limit and stop orders in case of split and dividends

Discussion in 'Order Execution' started by gmst, Jul 3, 2013.

  1. gmst


    Have not traded stocks, so a basic question. How are limit and stop orders handled in case of split or large dividends (say 20%)?
  2. gmst


    one more: I know that before you can shortsell a stock, you have to find it somewhere (borrow it from somewhere).

    Once you have an established short position, is it possible that you will forced to buy back the stock because lender can call it at any time? Or once you borrow the stock, you can keep it for a minimum period (1 week, 1 month??). Thanks very much.
  3. Large dividends for a public company? Are you trading railroad stocks from the 1870s?

    I would think it'd be safer to manually adjust any open orders. I imagine your broker would just cancel the order, as it might be a liability issue for the broker to modify your open orders w/o your knowledge or consent.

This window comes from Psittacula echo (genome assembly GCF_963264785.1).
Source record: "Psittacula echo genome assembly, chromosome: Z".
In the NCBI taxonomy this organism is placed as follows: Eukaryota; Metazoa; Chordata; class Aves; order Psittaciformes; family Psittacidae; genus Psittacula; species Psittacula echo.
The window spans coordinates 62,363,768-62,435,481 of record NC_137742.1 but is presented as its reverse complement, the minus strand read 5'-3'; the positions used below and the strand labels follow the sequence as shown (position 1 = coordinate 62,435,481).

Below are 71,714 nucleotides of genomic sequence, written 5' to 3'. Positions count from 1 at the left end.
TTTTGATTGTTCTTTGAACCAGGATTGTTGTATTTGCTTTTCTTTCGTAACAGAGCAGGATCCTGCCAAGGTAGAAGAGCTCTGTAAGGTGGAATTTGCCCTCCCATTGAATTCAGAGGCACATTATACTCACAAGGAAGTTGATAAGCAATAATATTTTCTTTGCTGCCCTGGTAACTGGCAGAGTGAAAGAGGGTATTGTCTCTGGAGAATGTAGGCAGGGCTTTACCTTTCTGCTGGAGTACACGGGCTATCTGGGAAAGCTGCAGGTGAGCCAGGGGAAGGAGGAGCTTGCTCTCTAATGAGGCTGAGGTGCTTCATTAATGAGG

Probably better to cancel and reenter so you don't get mistakenly stopped out.
  4. You don't have to find anything. Your broker will tell you whether the stock shortable and whether shares are available.

    Yes and no. Otherwise, that magical event called a "short squeeze" would never occur if the borrower could keep the shares for as long as they want...
  5. ej420


    the exhchange (e.g. NYSE) adjusts the order by the dividend amount on the ex-date, unless there is an explicit flag asking it not to. you can find out more by googling.
  6. gmst


    Thank You Thank You.
    is it true only for NYSE or is it true for NASDAQ and others like BATS, ARCA etc. also?
  7. gmst


    That made me chuckle :D Railroad stocks from 1870s :)

    Thanks for answering my questions both this one and the shorting one.